Sequence viewing > Aesthetics Index - Resource - © Lloyd Godman

Rule of thirds

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Another common way to divide any frame is in thirds through both axis - where the imaginary lines meet create strong points to place objects. Some cameras have a feature built into the viewfinder where a series of grid lines based on the rule of thirds can be turned on or off to assist with the design of the image.


Here is the same image divided by the fibonacci series



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The rule states that an image can be divided into nine equal parts by dividing the image two equally-spaced horizontal lines and two equally-spaced vertical lines.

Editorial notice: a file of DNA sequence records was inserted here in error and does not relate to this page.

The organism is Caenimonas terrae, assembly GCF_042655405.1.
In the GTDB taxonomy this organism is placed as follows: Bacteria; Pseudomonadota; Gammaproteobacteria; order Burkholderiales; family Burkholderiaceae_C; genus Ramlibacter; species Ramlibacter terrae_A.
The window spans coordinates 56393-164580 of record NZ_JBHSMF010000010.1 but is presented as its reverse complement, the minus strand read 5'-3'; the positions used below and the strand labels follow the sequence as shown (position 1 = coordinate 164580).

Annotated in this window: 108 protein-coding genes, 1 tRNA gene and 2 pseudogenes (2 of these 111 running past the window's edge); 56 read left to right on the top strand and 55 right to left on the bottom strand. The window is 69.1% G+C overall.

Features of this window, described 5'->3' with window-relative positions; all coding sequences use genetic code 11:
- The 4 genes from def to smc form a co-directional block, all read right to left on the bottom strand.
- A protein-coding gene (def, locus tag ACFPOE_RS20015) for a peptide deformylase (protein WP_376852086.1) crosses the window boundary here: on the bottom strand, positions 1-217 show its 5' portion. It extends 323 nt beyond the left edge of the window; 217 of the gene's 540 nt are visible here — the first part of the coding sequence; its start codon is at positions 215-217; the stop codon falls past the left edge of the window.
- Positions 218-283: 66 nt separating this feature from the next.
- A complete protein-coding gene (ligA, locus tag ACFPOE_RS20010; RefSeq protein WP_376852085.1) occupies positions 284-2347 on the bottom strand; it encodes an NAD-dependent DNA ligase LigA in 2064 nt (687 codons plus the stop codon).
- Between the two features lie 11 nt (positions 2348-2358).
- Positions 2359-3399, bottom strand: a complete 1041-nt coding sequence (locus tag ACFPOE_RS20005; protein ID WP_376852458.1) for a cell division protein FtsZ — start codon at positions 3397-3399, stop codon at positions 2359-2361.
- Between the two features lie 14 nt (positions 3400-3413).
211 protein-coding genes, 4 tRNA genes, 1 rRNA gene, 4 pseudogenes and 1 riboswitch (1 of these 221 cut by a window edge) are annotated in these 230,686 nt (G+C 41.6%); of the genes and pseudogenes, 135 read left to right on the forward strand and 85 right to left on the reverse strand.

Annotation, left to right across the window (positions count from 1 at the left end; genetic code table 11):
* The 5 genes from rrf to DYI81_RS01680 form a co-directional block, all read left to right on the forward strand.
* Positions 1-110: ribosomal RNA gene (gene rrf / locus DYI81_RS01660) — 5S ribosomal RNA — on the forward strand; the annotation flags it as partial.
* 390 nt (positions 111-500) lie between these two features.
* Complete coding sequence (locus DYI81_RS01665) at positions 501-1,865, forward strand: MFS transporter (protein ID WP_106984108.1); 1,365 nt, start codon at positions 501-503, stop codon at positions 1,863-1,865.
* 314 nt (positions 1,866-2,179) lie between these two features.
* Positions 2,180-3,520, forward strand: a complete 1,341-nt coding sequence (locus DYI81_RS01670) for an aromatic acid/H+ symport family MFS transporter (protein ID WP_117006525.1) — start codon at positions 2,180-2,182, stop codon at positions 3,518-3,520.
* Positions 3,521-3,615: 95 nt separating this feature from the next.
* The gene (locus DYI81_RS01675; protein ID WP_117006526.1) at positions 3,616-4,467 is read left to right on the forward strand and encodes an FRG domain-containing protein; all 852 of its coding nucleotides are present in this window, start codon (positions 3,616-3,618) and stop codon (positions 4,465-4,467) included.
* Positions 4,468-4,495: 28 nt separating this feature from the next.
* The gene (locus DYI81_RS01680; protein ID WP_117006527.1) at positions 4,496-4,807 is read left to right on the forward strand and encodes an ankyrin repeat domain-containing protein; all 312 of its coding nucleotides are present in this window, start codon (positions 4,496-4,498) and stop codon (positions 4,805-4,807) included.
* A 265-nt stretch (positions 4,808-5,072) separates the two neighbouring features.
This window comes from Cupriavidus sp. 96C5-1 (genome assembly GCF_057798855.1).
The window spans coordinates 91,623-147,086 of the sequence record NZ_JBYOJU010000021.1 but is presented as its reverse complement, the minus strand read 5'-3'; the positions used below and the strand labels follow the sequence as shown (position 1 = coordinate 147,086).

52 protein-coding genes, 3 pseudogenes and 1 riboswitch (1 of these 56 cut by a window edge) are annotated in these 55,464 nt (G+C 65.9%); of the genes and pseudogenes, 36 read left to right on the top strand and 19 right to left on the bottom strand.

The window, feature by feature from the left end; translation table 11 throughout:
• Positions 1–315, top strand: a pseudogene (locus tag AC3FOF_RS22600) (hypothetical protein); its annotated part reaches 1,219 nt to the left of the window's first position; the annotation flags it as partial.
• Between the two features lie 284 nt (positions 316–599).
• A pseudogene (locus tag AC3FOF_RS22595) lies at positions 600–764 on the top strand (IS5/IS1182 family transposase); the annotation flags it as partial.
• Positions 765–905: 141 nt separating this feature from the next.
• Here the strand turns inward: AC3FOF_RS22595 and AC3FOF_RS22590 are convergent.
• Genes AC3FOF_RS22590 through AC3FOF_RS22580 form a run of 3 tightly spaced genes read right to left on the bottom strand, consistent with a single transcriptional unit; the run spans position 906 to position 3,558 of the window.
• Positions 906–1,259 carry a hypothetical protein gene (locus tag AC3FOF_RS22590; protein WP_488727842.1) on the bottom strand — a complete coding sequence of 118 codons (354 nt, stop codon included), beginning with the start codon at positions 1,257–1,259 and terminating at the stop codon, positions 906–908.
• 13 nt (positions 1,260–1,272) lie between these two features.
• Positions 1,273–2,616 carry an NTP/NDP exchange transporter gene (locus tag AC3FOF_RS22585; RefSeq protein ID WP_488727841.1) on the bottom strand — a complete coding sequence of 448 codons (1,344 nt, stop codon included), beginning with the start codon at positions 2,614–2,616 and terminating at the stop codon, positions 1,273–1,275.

The idea is that the four points formed by the intersections of these lines can be used to align dominant features of the scene in the photograph. Proponents of this technique claim that aligning a photograph with these points creates more tension, energy and interest in the photo than simply centering the feature would.


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With landscapes often the strongest line is the horizon - and the tenancy is to place it in the center of the image - however we can place it lower in the frame at about 1/3


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Or higher again at about 1/3





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